Apple Gidley’s novel, “Fireburn,” hit bookstores on Oct. 1, and that was no accident. Amazon released its copies that same day, also intentional. Oct. 1 marked the anniversary of St. Croix’s 1878 worker rebellion known as Fireburn.
Undercover Books & Gifts will host a book signing with Gidley from 4:30 to 6 p.m. Dec. 14.
In “Fireburn,” Gidley spins a tale around Anglo-Danish Anna Clausen, who returns home to St. Croix after 10 years in London. She discovers her father ill, life on Anna’s Fancy in disarray, and the island on the verge of upheaval.
When her father passes, Anna takes the reins.
Fireburn covers the era from 1876 to 1887, when St. Croix’s once vibrant sugar industry was crumbling. While slavery had been abolished, plantation workers still toiled in dismal conditions. Gidley weaves history into her story of Anna’s struggles to maintain the plantation and to win the trust of disgruntled field workers. Her foreman Sampson, on Anna’s Fancy since they were both children, stands beside her. Their strong mutual regard raises eyebrows.
“I’m now hooked on writing historical novels,” said Gidley, who divides her time between St. Croix and Houston. “The hard part is staying focused on one particular period as the research is fascinating.”
She loves all kinds of writing but fell into historical fiction by chance. Isabel Brady, Gidley’s real estate agent, invited her to Transfer Day celebrations at the Lawaetz Museum on March 31, 2014. Talk turned to the upcoming Transfer Day Centennial in 2017.
“I wondered what it was like to live on our beautiful island in those days, and the seed was sown,” she said.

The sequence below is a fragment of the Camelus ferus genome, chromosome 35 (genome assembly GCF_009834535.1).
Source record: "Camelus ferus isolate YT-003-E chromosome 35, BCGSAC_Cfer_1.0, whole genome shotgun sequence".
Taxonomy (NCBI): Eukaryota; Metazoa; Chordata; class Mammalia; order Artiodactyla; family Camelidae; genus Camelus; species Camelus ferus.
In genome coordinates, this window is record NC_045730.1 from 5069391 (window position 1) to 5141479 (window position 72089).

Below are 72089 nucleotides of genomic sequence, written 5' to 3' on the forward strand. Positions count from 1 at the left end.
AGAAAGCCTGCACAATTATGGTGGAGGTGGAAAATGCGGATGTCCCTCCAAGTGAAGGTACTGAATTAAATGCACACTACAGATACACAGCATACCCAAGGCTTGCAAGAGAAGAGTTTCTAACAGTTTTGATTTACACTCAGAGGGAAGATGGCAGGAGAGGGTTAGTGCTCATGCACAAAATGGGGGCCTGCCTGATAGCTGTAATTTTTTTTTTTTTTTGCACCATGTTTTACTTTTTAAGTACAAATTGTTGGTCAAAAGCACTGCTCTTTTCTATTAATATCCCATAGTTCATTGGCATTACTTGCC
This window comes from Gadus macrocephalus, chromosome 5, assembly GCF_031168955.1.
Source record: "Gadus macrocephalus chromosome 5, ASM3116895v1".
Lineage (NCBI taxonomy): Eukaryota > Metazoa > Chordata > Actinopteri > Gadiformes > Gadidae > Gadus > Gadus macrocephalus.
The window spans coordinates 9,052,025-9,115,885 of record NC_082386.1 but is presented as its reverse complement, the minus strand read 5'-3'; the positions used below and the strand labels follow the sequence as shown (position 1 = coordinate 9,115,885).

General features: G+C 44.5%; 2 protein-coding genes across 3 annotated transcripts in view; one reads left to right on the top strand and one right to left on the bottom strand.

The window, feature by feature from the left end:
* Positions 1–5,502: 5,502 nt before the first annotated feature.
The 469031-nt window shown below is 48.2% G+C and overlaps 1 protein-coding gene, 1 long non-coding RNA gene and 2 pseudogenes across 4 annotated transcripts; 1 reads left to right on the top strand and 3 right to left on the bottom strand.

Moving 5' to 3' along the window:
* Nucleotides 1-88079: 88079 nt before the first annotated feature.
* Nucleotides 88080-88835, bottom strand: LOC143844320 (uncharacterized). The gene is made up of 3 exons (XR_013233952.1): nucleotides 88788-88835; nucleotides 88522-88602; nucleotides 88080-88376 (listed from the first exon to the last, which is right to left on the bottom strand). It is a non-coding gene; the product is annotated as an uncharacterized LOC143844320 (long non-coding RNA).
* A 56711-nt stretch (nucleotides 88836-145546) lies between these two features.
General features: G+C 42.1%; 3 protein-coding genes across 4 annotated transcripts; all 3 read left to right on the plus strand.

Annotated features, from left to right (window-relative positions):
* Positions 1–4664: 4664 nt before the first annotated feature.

Once Gidley began her research and encountered the Frederiksted fireburn, her focus detoured to 1878.
“You can’t just research 20 years,” Gidley said. “You need to study the longer history to learn how things came about.” The worker revolt snagged her full attention.
Gidley will return to 1917 in her sequel, “Transfer of the Crown.” She’s at work on that now.
Gidley started “Fireburn” with two main male figures, but during the writing three strong female characters emerged: Anna, Ivy, and Emeline. The novel became their story.
“Very quickly I realized I wanted strong women. I needed a male to balance that, so I gave Sampson a bigger voice,” Gidley said.
As she increased Sam’s importance in the story, he began expressing his point of view on the pages.
“I love the freedom of fiction, though it’s scary how the characters take you over. They started writing themselves,” she said.
The cook, Emeline, starts off as feisty but winds up a warm, insightful woman. Neils, a young biracial boy that Anna adopts, found his way into the story and will play a leading role alongside Hubert Harrison in the sequel. Anna recedes, and Ivy becomes a major figure next time around.
Or so it seems at present. Gidley does not work by outline.
Back to the revolt of 1878: Gidley asked Danica David to paint Fireburn’s cover.
“Having been to a lot of art shows on island, I knew I wanted to use a Crucian artist. I picked up the 2017 Caribbean Museum Center for the Arts calendar and saw Danica’s triptych of the queens, and I knew I had found the right person,” she said, referring to David’s “VI Queens” for the month of October in CMCA’s Island Art and Soul Calendar.
According to Gidley, the book’s cover has drawn tremendous praise. She marvels at the David’s use of color and how she captured exactly what she herself had envisioned.
An Anglo-Australian, Gidley is a lifelong expatriate who has lived in 12 countries. She married another expat, John Gidley, and the couple raised their two children in the same lifestyle. As it happened, Gidley’s varied jobs around the world led to her career in writing. In Houston, she worked for a dive store and wrote their monthly newsletter. In Papua New Guinea, she worked for a coffee trading company and, as a 19 year-old training the office staff, she learned a lot about people. In Equatorial Guinea, she worked for the British Foreign Office as honorary consul and wrote geopolitical reports.